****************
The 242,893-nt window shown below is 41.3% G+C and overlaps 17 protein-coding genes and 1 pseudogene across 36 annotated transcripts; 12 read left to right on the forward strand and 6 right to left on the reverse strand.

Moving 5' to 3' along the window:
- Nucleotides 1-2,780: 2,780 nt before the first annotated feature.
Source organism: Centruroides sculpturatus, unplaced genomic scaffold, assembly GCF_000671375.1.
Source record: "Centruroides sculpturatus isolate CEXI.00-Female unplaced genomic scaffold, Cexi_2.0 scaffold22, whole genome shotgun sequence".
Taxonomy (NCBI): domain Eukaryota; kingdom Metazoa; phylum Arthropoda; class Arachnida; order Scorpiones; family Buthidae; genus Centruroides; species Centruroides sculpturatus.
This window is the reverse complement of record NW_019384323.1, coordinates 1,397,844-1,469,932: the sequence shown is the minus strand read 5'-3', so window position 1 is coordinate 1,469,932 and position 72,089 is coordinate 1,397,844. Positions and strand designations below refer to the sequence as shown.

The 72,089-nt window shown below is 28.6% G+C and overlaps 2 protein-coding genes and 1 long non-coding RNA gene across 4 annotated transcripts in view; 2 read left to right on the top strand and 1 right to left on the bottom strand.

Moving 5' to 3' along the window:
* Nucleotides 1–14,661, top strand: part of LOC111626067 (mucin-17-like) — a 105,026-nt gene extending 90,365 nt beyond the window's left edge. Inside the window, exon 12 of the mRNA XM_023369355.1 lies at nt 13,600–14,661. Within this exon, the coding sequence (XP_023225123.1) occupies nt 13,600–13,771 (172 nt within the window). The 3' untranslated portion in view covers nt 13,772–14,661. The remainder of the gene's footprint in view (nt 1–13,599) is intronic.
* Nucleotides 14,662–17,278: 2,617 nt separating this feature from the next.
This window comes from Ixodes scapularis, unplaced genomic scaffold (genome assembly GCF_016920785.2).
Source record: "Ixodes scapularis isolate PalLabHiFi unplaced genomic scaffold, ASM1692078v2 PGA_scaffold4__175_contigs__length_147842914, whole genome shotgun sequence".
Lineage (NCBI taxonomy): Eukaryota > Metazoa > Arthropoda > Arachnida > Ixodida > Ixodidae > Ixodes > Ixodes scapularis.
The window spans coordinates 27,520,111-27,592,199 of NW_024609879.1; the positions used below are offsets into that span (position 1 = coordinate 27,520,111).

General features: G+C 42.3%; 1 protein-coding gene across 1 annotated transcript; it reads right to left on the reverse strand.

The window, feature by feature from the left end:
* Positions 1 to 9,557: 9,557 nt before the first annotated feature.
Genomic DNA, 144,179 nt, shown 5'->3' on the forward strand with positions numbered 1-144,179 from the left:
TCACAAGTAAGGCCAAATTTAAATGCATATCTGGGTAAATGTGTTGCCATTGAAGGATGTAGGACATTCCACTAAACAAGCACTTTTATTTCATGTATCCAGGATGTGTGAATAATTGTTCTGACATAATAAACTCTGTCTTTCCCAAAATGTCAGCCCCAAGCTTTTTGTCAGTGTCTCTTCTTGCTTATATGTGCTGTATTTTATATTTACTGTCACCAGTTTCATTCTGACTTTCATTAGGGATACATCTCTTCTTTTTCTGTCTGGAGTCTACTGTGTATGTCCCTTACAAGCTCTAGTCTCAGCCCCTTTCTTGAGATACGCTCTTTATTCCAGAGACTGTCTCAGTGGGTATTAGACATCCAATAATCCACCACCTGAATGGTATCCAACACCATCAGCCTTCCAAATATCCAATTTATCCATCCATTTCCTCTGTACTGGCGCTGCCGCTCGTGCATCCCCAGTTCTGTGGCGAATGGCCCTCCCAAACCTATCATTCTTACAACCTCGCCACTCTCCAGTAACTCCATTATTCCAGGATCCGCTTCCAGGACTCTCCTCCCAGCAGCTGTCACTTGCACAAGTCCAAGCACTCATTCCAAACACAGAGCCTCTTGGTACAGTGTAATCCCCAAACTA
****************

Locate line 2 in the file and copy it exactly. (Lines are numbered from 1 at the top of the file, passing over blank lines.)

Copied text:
Moving 5' to 3' along the window: